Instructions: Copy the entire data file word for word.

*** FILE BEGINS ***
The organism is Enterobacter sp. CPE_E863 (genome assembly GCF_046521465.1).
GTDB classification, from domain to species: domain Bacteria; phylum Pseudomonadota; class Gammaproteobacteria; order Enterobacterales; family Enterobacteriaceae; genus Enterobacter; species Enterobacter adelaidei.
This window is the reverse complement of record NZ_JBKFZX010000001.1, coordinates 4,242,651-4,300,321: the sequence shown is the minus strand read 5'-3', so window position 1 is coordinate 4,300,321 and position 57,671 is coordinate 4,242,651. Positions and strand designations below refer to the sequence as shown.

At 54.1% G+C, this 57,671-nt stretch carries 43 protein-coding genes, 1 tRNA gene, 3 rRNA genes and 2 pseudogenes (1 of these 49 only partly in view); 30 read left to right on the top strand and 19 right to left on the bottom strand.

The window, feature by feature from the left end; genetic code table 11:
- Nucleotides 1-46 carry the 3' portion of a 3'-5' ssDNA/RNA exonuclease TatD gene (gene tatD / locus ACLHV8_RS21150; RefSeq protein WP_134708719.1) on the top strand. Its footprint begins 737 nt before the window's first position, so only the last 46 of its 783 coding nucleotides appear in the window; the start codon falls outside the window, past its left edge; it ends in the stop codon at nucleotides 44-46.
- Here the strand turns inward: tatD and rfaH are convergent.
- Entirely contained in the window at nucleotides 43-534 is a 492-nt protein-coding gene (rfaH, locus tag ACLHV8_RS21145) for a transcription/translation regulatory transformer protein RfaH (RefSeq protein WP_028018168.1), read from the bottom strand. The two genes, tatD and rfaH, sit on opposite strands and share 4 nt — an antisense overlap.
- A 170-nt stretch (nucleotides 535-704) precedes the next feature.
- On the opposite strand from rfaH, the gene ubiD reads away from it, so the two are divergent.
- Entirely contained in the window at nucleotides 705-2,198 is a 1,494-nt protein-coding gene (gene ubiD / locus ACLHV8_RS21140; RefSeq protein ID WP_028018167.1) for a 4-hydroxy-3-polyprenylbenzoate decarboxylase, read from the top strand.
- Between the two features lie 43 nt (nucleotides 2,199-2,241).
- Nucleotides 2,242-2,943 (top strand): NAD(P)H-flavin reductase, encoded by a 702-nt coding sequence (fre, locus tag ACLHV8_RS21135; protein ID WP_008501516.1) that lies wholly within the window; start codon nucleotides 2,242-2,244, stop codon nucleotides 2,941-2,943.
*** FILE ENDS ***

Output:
The organism is Enterobacter sp. CPE_E863 (genome assembly GCF_046521465.1).
GTDB classification, from domain to species: domain Bacteria; phylum Pseudomonadota; class Gammaproteobacteria; order Enterobacterales; family Enterobacteriaceae; genus Enterobacter; species Enterobacter adelaidei.
This window is the reverse complement of record NZ_JBKFZX010000001.1, coordinates 4,242,651-4,300,321: the sequence shown is the minus strand read 5'-3', so window position 1 is coordinate 4,300,321 and position 57,671 is coordinate 4,242,651. Positions and strand designations below refer to the sequence as shown.

At 54.1% G+C, this 57,671-nt stretch carries 43 protein-coding genes, 1 tRNA gene, 3 rRNA genes and 2 pseudogenes (1 of these 49 only partly in view); 30 read left to right on the top strand and 19 right to left on the bottom strand.

The window, feature by feature from the left end; genetic code table 11:
- Nucleotides 1-46 carry the 3' portion of a 3'-5' ssDNA/RNA exonuclease TatD gene (gene tatD / locus ACLHV8_RS21150; RefSeq protein WP_134708719.1) on the top strand. Its footprint begins 737 nt before the window's first position, so only the last 46 of its 783 coding nucleotides appear in the window; the start codon falls outside the window, past its left edge; it ends in the stop codon at nucleotides 44-46.
- Here the strand turns inward: tatD and rfaH are convergent.
- Entirely contained in the window at nucleotides 43-534 is a 492-nt protein-coding gene (rfaH, locus tag ACLHV8_RS21145) for a transcription/translation regulatory transformer protein RfaH (RefSeq protein WP_028018168.1), read from the bottom strand. The two genes, tatD and rfaH, sit on opposite strands and share 4 nt — an antisense overlap.
- A 170-nt stretch (nucleotides 535-704) precedes the next feature.
- On the opposite strand from rfaH, the gene ubiD reads away from it, so the two are divergent.
- Entirely contained in the window at nucleotides 705-2,198 is a 1,494-nt protein-coding gene (gene ubiD / locus ACLHV8_RS21140; RefSeq protein ID WP_028018167.1) for a 4-hydroxy-3-polyprenylbenzoate decarboxylase, read from the top strand.
- Between the two features lie 43 nt (nucleotides 2,199-2,241).
- Nucleotides 2,242-2,943 (top strand): NAD(P)H-flavin reductase, encoded by a 702-nt coding sequence (fre, locus tag ACLHV8_RS21135; protein ID WP_008501516.1) that lies wholly within the window; start codon nucleotides 2,242-2,244, stop codon nucleotides 2,941-2,943.